Former Long Island Rail Road worker Fred Catalano, a maintenance foreman who was videotaped practicing jiujitsu after retiring on disability, was sentenced Wednesday to 37 months in prison for defrauding the government.
Catalano, 52, of Nesconset, was one of only five defendants of 33 charged in the LIRR disability scam who went to trial. His 37-month sentence was the longest yet handed out to an ex-worker convicted only of filing a false claim.
Catalano, who testified at his trial that he was in fact episodically disabled by back, neck and shoulder pain despite sometimes feeling well enough to do jiujitsu, had asked for probation and appeared stunned after U.S. District Judge Kimba Wood sentenced him.
"I think she should have given me home confinement or probation," said Catalano, who was also ordered to pay back $62,000 to the federal Railroad Retirement Board. "I'm not a threat to society."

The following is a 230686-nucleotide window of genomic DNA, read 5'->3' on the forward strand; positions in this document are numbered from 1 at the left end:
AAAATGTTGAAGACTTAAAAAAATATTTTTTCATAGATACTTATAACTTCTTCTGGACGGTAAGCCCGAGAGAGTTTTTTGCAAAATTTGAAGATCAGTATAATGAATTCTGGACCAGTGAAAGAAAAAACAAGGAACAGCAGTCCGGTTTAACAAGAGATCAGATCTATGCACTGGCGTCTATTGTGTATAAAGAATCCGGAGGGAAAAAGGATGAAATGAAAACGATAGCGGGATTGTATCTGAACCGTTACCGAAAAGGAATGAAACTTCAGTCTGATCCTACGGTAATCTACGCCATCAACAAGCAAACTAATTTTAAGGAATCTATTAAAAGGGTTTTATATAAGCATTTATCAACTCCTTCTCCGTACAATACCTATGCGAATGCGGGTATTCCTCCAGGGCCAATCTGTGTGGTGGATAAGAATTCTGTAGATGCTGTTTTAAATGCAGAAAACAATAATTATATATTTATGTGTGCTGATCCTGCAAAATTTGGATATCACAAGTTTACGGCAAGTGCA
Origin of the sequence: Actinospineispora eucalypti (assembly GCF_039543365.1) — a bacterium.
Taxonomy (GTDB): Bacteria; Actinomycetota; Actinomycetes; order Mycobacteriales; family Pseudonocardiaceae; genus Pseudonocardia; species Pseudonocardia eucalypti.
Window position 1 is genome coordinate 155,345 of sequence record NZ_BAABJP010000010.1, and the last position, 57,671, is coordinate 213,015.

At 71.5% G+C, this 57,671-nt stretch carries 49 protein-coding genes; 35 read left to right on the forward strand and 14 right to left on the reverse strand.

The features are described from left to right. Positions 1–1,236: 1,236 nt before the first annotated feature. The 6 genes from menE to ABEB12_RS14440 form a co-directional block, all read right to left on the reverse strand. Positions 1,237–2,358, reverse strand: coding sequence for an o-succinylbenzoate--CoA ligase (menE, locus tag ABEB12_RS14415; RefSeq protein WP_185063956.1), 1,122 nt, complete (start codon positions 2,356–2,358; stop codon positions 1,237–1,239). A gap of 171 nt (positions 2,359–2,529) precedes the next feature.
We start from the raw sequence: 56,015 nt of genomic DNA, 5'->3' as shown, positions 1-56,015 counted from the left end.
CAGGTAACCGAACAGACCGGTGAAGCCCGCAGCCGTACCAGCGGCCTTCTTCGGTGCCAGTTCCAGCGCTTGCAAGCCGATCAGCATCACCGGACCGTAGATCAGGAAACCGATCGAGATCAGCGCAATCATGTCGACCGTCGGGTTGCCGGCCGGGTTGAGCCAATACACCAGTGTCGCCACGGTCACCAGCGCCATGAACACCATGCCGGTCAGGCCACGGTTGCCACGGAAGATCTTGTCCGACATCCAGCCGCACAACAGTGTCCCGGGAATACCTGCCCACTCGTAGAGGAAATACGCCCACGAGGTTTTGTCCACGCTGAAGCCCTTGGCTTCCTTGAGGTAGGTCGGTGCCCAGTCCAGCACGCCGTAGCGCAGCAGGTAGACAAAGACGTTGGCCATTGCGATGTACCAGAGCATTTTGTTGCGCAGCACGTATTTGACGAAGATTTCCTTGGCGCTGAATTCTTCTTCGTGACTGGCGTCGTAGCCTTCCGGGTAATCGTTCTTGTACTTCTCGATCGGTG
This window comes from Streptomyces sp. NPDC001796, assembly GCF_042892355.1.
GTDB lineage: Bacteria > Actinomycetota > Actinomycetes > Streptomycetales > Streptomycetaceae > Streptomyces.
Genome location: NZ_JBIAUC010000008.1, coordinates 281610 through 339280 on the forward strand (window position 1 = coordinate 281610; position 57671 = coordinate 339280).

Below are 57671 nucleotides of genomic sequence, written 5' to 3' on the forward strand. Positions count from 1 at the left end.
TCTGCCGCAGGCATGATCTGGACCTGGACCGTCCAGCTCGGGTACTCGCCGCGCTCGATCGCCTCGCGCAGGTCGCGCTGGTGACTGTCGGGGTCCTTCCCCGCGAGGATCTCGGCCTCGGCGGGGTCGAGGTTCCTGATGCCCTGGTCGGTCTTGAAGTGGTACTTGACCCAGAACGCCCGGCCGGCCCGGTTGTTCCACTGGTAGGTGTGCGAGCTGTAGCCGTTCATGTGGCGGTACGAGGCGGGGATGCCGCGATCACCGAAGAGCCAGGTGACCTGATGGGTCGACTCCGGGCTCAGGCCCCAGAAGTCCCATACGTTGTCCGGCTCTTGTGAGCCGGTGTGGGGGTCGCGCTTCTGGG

"No sentence is fair for a person who should not have been convicted," said George Dazzo, Catalano's lawyer. "She punished him for insisting on his right to a trial."
Federal sentencing guidelines called for Catalano to get 37 to 46 months. In other sentencings to date, six retirees and an office worker have gotten probation, and three ex-workers got jail time topping out at 33 months.
Two doctors and a consultant convicted of helping dozens of retirees file false claims each got eight years in prison, but last month Wood sentenced Thomas Coscetta -- a former conductor whose fraud involved $307,000 and who threatened a witness -- to 33 months.
Prosecutors told Wood that Catalano was worth more than $1 million. The judge described the LIRR fraud as "breathtaking in scope," and said, "Mr. Catalano was not driven to commit the fraud out of financial difficulty at all."
Dazzo said most of the alleged wealth was in Catalano's home. He argued that Catalano was just a small fish, telling Wood to "mete out punishment that fits the crime."
The government contends that, although only 33 defendants were charged, hundreds of LIRR retirees submitted phony claims for over a decade, and the scheme could have cost the government $1 billion if not checked.